1.) A Literary Reduction Fall intercession

Fall Intercession Project
What is it?
A sample of a reduction
for “A Raisin in the Sun”
A reduction is to reduced or distilled the
essence of a literary work. Upon completion
of a work, you will individually create your
own reduction, including all the information
you deem is necessary in order to fully
understand the work.
It is a way to condense and organize important
information and thoughts regarding a
particular work.
It is not meant to represent all you know about
a work; rather each item is a link or spark
meant to elicit further chains of thought.
Your reduction will manifest how you have
internalized the work.
How do I construct one?
 A reduction is created on a sidle horizontal sheet of
81/2 x 11” or 8 ½ x 14” paper.
 Individual selection is key to the final product-- no two
reductions are alike.
 Organize information on the page in whatever way
that makes sense to you.
 Your reduction may contain groups of lists of
important facts and insights. You might use dashes,
bullets, arrows, boxes, brackets, underlining or
shading in creating a graphic organizer to highlight
items and make connections.
 You might use acts or chapters as organizing tools.
The format is open-ended and creative. You will draw on many sources:
reading class discussion, other writing assignments, or working with
other classmates at times. Literary terms will probably play an important
role in your reduction.
For example, you might include a phrase that suggests foreshadowing, a
note about an object that seems to be symbolic, or specific examples of
figurative language or irony and their significance. You might include a
list of adjectives frequently used to describe a particular character,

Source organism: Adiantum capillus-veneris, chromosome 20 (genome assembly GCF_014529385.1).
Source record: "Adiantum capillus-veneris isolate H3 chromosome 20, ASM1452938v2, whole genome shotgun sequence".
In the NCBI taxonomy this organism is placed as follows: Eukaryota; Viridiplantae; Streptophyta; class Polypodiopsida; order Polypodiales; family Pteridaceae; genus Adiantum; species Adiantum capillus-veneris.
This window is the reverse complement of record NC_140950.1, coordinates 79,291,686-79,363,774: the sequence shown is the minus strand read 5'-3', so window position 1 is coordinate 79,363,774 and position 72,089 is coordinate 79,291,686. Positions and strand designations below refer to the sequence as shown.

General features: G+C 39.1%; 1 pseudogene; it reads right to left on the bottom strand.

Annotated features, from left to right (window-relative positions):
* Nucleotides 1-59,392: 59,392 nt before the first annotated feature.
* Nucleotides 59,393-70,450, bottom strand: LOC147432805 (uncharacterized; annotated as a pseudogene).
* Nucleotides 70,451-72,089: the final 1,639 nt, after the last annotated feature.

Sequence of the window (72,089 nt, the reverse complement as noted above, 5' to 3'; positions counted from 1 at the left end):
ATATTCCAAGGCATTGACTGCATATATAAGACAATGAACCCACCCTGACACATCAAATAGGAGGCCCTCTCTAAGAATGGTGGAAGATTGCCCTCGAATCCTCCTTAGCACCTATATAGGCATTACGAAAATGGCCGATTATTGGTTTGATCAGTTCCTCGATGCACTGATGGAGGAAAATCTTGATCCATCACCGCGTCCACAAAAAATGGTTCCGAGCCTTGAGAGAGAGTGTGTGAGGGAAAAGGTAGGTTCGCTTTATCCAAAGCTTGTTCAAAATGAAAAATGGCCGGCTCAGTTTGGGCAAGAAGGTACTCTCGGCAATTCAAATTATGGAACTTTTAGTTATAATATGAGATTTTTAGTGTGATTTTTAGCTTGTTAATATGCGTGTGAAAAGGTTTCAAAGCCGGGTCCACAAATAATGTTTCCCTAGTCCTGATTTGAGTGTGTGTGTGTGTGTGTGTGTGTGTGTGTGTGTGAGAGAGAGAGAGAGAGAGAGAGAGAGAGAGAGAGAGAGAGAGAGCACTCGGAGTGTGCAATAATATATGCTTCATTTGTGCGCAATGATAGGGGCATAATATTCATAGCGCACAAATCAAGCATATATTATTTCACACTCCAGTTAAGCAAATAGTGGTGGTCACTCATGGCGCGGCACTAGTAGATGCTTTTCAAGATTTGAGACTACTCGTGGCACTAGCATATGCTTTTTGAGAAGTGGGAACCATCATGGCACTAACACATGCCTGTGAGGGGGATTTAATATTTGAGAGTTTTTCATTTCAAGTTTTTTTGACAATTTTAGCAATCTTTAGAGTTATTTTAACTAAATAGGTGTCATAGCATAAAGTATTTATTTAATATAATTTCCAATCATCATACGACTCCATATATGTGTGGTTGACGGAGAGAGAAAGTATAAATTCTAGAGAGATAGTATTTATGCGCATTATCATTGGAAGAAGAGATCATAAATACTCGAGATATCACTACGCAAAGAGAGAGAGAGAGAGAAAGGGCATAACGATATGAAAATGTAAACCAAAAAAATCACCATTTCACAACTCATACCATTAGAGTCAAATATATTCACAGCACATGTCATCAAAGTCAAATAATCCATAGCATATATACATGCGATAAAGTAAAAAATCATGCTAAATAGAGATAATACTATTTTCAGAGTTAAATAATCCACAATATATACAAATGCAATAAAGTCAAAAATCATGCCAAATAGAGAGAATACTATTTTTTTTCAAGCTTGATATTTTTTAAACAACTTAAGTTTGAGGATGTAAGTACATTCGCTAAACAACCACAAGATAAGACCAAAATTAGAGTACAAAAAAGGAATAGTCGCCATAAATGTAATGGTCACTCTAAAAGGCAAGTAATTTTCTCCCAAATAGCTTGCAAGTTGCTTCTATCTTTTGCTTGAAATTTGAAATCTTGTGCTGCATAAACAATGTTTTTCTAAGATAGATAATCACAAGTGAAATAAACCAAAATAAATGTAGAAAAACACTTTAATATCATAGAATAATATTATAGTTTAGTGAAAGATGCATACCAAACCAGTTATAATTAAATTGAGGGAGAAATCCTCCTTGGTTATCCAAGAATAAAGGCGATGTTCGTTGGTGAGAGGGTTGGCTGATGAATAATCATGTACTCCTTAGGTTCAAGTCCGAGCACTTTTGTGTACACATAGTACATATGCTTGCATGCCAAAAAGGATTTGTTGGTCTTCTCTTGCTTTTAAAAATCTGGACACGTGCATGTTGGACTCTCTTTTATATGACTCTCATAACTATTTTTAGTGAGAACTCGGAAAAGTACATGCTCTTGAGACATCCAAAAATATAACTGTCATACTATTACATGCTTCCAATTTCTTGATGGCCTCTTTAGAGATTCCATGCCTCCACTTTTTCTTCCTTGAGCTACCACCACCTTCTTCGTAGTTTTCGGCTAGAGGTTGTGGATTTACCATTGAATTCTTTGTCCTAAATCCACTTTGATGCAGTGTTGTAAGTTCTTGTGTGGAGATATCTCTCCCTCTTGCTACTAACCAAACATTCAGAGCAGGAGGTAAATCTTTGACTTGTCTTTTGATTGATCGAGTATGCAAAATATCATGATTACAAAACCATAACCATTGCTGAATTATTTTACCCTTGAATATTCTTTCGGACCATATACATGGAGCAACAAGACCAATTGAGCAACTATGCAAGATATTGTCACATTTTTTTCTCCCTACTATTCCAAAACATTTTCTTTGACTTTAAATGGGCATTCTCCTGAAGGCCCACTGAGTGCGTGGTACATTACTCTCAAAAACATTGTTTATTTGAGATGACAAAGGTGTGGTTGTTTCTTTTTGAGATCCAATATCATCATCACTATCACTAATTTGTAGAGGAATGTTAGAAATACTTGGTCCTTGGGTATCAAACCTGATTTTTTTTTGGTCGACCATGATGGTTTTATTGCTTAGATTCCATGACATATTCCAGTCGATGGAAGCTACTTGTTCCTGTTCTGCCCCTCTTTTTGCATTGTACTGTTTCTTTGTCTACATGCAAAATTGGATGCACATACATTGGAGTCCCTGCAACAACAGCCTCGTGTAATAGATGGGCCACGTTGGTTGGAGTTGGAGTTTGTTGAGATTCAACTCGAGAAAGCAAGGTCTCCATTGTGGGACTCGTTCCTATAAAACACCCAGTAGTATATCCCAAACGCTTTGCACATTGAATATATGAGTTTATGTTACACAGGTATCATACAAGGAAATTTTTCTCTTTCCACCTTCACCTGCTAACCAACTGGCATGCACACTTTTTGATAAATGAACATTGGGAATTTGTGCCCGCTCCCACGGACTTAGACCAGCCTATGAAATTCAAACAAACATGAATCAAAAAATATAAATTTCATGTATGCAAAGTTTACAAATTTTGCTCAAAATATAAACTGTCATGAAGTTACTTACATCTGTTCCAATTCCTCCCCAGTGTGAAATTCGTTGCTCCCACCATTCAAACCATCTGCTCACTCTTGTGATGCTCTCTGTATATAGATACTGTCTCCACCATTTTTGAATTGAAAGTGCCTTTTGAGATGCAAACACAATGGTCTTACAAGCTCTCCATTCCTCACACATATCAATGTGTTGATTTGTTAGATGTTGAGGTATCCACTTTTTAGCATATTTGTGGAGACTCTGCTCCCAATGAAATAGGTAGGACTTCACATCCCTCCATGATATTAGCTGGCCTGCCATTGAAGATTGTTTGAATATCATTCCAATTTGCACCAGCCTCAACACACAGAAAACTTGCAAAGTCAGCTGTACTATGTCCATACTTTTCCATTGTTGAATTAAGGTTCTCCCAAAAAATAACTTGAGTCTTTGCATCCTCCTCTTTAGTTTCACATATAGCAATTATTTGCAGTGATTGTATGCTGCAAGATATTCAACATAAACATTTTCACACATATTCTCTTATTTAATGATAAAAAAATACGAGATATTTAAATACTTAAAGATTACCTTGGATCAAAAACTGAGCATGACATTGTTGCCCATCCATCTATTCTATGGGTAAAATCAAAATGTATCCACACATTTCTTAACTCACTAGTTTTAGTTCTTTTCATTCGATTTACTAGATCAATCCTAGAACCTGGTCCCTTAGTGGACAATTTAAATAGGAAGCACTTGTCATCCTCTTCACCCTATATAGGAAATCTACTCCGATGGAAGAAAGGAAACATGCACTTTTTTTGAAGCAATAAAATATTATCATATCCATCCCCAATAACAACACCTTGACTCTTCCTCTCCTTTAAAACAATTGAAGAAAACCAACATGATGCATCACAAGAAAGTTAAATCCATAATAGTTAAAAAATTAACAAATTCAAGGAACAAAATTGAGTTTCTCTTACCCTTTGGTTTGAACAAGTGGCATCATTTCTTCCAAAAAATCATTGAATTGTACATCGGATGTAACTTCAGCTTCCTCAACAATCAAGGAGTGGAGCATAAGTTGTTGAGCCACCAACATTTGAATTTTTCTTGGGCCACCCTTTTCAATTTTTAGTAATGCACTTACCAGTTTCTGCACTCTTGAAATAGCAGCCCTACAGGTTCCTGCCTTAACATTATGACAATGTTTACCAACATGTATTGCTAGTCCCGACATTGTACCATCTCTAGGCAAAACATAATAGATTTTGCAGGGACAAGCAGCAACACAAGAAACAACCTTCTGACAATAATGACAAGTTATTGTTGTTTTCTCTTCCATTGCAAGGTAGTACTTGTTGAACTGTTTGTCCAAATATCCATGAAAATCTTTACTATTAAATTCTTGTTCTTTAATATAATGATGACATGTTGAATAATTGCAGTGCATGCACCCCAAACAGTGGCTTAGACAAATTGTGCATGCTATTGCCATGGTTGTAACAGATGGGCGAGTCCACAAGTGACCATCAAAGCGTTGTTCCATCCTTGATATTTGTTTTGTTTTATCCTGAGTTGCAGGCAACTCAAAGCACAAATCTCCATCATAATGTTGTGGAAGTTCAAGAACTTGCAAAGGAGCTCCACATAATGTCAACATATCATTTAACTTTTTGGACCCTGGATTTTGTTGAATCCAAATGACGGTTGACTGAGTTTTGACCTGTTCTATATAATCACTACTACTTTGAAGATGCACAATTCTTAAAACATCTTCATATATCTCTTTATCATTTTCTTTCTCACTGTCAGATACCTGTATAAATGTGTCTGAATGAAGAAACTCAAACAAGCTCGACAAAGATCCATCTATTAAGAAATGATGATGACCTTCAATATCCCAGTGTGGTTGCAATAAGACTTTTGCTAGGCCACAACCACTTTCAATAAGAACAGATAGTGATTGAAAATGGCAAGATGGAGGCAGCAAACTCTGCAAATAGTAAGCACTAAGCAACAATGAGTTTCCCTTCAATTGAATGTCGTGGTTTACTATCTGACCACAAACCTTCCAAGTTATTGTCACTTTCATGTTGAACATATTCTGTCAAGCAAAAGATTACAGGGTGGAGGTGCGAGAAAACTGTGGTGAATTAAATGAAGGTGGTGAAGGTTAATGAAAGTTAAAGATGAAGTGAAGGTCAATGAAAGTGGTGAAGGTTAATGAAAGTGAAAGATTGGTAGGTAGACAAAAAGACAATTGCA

analysis of the setting and its effect, quotations from or about different
characters that reveal their motivations, a list of themes or images, or
any detail that is important to understanding the work.
Why would I want to construct one?
 Reductions help you organize your thoughts about a
work, not only summarizing them, but synthesizing
They thus allow for a deeper understanding and the
ability to see relationships and patterns in works. They
aid in seeing the work as a whole rather than just
focusing on its parts.
They also serve as excellent study tools, helping you to
remember salient aspects of a work and emphasizing
its patterns and connections.
Sample of a reduction
This is a sample of a
reduction for the novel
The Poisonwood Bible
by Barbara Kingsolveris
A bestselling novel
about a missionary
family, the Prices, who
in 1959 move from
Georgiato the village of
Kilanga in the Belgian
Creating a reduction of literature provides you with the opportunity to think both
analytically and comprehensively (parts and whole). Here are some guidelines:
Use one side of an8 ½ x 11 or 8 ½ x 14 inch unlined paper only.
Include the following information:
Title of work with picture
Author- give author’s name
Characters- List the characters and identify who each is in the novel- choose a
person (famous or not) to play each character- pictures and some creative
representation of the character(s)
 Outline of significant events in plot (similar to a plot outline)
 Setting- when and where (time, place, date)
 Quotations (3)- list three major quotations, identify the speaker and explain
the meaning.
 Symbols (3)- pictures of the symbols and explain what they symbolize.
 Themes (3)- pictures of the themes and a brief explanation of how each theme
is developed in the text.
 Point of view- who tells the story and is it told in 1st person, 2nd, 3rd point of
view? Limited or omniscient? (narrator or no narrator)
Place your name and date on back of your Literary Reduction.
Be Creative!!!